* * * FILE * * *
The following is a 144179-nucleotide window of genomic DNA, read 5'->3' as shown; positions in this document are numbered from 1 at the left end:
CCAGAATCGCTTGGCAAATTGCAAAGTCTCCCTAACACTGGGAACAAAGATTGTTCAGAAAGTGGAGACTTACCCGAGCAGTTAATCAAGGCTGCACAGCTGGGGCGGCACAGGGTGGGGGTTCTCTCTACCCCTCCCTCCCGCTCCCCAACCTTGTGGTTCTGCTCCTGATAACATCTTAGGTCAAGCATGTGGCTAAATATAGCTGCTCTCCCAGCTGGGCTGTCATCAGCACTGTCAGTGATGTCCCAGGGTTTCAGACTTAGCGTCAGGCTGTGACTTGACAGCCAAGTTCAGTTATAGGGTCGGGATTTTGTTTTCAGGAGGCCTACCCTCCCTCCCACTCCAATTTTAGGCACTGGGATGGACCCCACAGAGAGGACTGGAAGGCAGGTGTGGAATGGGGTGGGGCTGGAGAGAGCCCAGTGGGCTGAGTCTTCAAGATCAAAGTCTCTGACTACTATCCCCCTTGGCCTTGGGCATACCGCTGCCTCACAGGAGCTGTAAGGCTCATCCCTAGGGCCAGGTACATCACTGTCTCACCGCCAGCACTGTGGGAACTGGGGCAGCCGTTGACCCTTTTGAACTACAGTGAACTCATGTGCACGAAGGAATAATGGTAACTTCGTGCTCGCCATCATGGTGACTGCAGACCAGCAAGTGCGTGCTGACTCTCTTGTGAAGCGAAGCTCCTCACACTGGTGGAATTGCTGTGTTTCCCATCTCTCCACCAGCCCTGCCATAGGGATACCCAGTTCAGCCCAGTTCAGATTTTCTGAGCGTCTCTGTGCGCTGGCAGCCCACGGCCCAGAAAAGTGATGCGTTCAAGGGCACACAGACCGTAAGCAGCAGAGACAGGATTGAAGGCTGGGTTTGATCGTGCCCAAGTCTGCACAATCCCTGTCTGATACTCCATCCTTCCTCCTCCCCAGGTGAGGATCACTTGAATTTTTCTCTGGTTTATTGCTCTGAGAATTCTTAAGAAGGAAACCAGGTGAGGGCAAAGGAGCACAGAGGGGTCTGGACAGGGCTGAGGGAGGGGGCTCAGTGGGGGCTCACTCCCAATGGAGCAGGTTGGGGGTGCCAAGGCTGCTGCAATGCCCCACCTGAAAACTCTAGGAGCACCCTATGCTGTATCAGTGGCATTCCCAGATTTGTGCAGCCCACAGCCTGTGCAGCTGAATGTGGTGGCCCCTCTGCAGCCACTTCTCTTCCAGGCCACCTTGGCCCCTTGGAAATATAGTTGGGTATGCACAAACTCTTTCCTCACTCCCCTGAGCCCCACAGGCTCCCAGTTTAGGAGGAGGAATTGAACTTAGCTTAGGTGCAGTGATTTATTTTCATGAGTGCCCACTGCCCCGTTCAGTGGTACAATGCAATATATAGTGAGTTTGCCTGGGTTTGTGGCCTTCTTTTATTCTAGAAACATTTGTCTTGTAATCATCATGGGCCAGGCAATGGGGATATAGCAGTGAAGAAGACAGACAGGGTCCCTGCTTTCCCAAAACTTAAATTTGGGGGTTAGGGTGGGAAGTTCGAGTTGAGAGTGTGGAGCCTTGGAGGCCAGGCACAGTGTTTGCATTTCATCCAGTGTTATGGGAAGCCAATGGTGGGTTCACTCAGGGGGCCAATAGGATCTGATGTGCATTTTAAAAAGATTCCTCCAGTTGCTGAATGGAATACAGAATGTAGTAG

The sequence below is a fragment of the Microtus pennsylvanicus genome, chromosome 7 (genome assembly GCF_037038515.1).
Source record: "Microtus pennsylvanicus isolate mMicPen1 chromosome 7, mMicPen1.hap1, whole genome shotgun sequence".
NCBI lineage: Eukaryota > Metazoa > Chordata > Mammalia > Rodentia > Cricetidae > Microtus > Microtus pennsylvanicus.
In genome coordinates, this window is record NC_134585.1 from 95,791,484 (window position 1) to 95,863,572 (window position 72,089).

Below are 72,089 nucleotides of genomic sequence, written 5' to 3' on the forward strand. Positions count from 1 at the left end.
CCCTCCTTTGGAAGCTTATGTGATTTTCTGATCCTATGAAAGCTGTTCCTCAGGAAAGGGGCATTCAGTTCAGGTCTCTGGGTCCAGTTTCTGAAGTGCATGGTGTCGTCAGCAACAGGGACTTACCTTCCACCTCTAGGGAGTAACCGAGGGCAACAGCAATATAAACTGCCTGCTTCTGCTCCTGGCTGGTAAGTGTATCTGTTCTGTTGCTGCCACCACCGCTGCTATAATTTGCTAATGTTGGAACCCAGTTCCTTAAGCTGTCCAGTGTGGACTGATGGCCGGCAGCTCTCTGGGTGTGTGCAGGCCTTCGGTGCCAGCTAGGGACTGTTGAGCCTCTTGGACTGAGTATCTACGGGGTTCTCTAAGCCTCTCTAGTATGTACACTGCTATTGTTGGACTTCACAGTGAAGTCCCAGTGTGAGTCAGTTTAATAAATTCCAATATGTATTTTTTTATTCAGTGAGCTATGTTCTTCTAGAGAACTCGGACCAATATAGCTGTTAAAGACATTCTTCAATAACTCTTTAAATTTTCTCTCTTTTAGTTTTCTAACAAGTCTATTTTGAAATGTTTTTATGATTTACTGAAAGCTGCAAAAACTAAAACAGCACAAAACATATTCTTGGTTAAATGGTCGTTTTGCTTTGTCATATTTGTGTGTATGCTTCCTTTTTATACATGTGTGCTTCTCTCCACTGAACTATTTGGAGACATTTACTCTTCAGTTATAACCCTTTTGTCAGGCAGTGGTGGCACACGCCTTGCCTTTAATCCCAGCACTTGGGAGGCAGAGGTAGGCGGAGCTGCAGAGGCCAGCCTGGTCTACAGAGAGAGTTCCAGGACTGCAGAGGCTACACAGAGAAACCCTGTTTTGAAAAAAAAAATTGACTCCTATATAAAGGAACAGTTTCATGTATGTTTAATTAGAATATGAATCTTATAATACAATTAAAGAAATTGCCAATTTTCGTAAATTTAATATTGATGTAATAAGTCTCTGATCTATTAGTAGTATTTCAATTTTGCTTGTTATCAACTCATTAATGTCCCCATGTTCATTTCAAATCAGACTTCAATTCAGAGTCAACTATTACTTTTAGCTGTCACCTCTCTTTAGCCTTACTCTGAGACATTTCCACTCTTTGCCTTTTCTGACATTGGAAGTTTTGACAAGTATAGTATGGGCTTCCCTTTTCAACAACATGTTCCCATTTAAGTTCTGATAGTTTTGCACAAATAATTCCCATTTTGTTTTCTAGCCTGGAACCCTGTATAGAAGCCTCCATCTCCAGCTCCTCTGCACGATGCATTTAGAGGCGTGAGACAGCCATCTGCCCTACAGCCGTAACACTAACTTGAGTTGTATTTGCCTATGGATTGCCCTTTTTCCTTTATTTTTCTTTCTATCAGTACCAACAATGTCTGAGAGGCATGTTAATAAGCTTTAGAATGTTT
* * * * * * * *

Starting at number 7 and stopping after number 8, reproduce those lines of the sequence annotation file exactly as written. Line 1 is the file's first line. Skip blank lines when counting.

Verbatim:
Below are 72,089 nucleotides of genomic sequence, written 5' to 3' on the forward strand. Positions count from 1 at the left end.
CCCTCCTTTGGAAGCTTATGTGATTTTCTGATCCTATGAAAGCTGTTCCTCAGGAAAGGGGCATTCAGTTCAGGTCTCTGGGTCCAGTTTCTGAAGTGCATGGTGTCGTCAGCAACAGGGACTTACCTTCCACCTCTAGGGAGTAACCGAGGGCAACAGCAATATAAACTGCCTGCTTCTGCTCCTGGCTGGTAAGTGTATCTGTTCTGTTGCTGCCACCACCGCTGCTATAATTTGCTAATGTTGGAACCCAGTTCCTTAAGCTGTCCAGTGTGGACTGATGGCCGGCAGCTCTCTGGGTGTGTGCAGGCCTTCGGTGCCAGCTAGGGACTGTTGAGCCTCTTGGACTGAGTATCTACGGGGTTCTCTAAGCCTCTCTAGTATGTACACTGCTATTGTTGGACTTCACAGTGAAGTCCCAGTGTGAGTCAGTTTAATAAATTCCAATATGTATTTTTTTATTCAGTGAGCTATGTTCTTCTAGAGAACTCGGACCAATATAGCTGTTAAAGACATTCTTCAATAACTCTTTAAATTTTCTCTCTTTTAGTTTTCTAACAAGTCTATTTTGAAATGTTTTTATGATTTACTGAAAGCTGCAAAAACTAAAACAGCACAAAACATATTCTTGGTTAAATGGTCGTTTTGCTTTGTCATATTTGTGTGTATGCTTCCTTTTTATACATGTGTGCTTCTCTCCACTGAACTATTTGGAGACATTTACTCTTCAGTTATAACCCTTTTGTCAGGCAGTGGTGGCACACGCCTTGCCTTTAATCCCAGCACTTGGGAGGCAGAGGTAGGCGGAGCTGCAGAGGCCAGCCTGGTCTACAGAGAGAGTTCCAGGACTGCAGAGGCTACACAGAGAAACCCTGTTTTGAAAAAAAAAATTGACTCCTATATAAAGGAACAGTTTCATGTATGTTTAATTAGAATATGAATCTTATAATACAATTAAAGAAATTGCCAATTTTCGTAAATTTAATATTGATGTAATAAGTCTCTGATCTATTAGTAGTATTTCAATTTTGCTTGTTATCAACTCATTAATGTCCCCATGTTCATTTCAAATCAGACTTCAATTCAGAGTCAACTATTACTTTTAGCTGTCACCTCTCTTTAGCCTTACTCTGAGACATTTCCACTCTTTGCCTTTTCTGACATTGGAAGTTTTGACAAGTATAGTATGGGCTTCCCTTTTCAACAACATGTTCCCATTTAAGTTCTGATAGTTTTGCACAAATAATTCCCATTTTGTTTTCTAGCCTGGAACCCTGTATAGAAGCCTCCATCTCCAGCTCCTCTGCACGATGCATTTAGAGGCGTGAGACAGCCATCTGCCCTACAGCCGTAACACTAACTTGAGTTGTATTTGCCTATGGATTGCCCTTTTTCCTTTATTTTTCTTTCTATCAGTACCAACAATGTCTGAGAGGCATGTTAATAAGCTTTAGAATGTTT